Mr. Speaker, I will be splitting my time with the member for Vancouver East. I am pleased to do so and pleased to rise in the chamber to talk about the motion relating to the banning of trans fats.
It is important to identify a couple of things at the forefront. The first is that when we learn as legislators about a public policy issue related to our health and we know about the harm it is causing our citizens, there is a duty and an obligation for us to act. It is simply not enough to expect other forces out there to do the job that parliamentarians should be doing. That is why today we are discussing this issue. That is why I believe it is very important that we participate right now in the changing of a food additive that harms Canadians' lives and that we also provide the solutions necessary for our dietary health. That is what this motion does.
There has been some discussion about the issue not really being in the forefront of the radar screen of Canadians right now. They have heard some information about it on a regular basis or piecemeal through the media, but it is an issue that has been breaking ground in the health field for many years.
It is interesting that the member for Winnipeg Centre raised this in caucus over a year ago. I want to pay tribute to his hard work. It is his due diligence in the past year that has led to today's motion. I hope it will be supported by all parties. I hope we will actually see action on this to protect Canadians' health. I hope we will be at the forefront in the world in making sure that our producers comply to better standards for trans fats, that our consumption as Canadians and our health are improved, and that we become world leaders like we can be and should be in many other fields.
The member for Winnipeg Centre did that by doing due diligence. He did a lot of research at the forefront. I will touch on the people he spoke to and the organizations he consulted, both for and against the concerns he was raising. He actually followed a process that is very complementary to the parliamentary process. It goes back to previous parliaments. On February 6, 2004, he introduced a private member's bill to look at banning trans fats. That was the point of pressure. It is very important to recognize that.
One of the reasons I am proud to be a New Democrat is that we have members who are not afraid to put their necks on the line to introduce discussion on a topic that is sometimes seen as being too difficult to raise. That is how we started on this file when there was very little public discourse about the effects individually as opposed to the banning aspect, which is seen as no solution. The member deserves credit for this, because that was the situation more than a year ago.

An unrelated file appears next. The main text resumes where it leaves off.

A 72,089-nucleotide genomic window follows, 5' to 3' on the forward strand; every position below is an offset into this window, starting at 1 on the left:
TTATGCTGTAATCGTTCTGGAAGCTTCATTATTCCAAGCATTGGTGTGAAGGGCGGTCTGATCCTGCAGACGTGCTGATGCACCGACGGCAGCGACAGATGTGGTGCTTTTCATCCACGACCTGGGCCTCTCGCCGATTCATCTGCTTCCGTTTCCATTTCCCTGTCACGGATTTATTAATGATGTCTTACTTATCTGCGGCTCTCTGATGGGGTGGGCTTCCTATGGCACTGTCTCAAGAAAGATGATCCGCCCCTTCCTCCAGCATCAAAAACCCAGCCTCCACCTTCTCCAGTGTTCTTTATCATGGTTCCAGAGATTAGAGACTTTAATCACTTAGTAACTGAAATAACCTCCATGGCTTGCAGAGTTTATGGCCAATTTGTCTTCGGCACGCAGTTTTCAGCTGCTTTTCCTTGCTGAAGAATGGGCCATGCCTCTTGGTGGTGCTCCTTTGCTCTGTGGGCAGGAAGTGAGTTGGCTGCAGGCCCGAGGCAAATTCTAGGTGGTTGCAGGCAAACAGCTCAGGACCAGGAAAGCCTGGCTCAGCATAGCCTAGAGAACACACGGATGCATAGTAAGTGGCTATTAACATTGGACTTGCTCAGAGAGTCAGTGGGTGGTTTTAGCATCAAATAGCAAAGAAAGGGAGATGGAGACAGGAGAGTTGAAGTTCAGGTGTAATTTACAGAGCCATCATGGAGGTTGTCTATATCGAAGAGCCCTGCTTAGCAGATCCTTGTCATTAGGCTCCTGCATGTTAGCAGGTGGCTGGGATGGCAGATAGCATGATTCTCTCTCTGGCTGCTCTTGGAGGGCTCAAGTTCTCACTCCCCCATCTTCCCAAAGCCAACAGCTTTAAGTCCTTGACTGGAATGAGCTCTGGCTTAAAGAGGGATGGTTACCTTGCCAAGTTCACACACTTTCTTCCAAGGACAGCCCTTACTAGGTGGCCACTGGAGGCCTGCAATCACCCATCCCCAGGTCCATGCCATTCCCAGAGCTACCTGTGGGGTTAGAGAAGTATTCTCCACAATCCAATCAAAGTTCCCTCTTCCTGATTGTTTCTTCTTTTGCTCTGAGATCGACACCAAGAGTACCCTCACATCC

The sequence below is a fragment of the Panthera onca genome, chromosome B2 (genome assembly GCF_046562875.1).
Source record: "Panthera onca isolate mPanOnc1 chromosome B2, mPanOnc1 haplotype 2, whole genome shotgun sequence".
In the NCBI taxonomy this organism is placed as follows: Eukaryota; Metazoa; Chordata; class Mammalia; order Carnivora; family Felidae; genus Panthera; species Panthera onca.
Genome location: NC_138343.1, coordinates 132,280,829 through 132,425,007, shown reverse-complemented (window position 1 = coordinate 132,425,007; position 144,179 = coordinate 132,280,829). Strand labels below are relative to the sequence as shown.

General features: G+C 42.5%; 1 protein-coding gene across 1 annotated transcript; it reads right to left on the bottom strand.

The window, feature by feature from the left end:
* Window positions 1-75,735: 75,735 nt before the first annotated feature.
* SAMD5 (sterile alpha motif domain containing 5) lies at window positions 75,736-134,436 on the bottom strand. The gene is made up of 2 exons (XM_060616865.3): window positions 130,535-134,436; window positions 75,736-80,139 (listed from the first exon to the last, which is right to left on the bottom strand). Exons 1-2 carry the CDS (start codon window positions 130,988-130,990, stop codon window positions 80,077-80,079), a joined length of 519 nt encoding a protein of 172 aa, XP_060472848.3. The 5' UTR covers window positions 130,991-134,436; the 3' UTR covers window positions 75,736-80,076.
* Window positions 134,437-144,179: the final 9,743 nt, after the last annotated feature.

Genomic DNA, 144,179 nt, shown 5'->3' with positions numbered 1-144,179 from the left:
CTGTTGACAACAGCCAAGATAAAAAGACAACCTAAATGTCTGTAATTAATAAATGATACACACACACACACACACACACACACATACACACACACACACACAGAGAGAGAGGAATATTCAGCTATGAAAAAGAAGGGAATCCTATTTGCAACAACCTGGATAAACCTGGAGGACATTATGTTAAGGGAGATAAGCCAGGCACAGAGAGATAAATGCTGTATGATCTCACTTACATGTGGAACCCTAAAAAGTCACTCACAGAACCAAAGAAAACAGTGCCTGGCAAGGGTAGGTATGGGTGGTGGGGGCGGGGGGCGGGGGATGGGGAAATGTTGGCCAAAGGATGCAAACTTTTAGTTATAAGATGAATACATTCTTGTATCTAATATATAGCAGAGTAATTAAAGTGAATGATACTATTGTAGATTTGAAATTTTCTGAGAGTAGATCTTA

In response to the motion of the member for Winnipeg Centre, he was able to get the House of Commons health committee to do a study on the health effects of trans fats. He also pushed for expert witnesses and a review paper to provide testimony and also the discussion points that are so necessary to open the door to not only just the health aspects of this, but also to the industrial side effects in terms of the production and manufacturing of food products. He did that in a way that was very complementary and inclusive and I once again congratulate him on that.
The hon. member also did another important thing, and it is very important to recognize the hard work of his office. His office did a mail-back campaign to educate his constituents as well as those across the country. Speaking from the Windsor West perspective, I know that many of my constituents sent back the card to give solidarity to and support for us as parliamentarians to start talking about trans fats, their effects on human health, and how we can improve our products and the goods we are consuming, to have a healthier society for all of us.
That is important, because it recognizes the fact that right now in the system of the products we have available as food substances, individuals at the lower end of the income scale often cannot afford to purchase some of the healthier alternatives out there. There is a premium on natural foods. There is a premium on some of the foods with less additives. There is also an issue of access, as some individuals do not have the transportation or the time to get non-perishable and healthier alternatives. The member has been really diligent in expressing this concern that all Canadians need the opportunity to have a better selection of food sources and trans fats need to be addressed for all of us.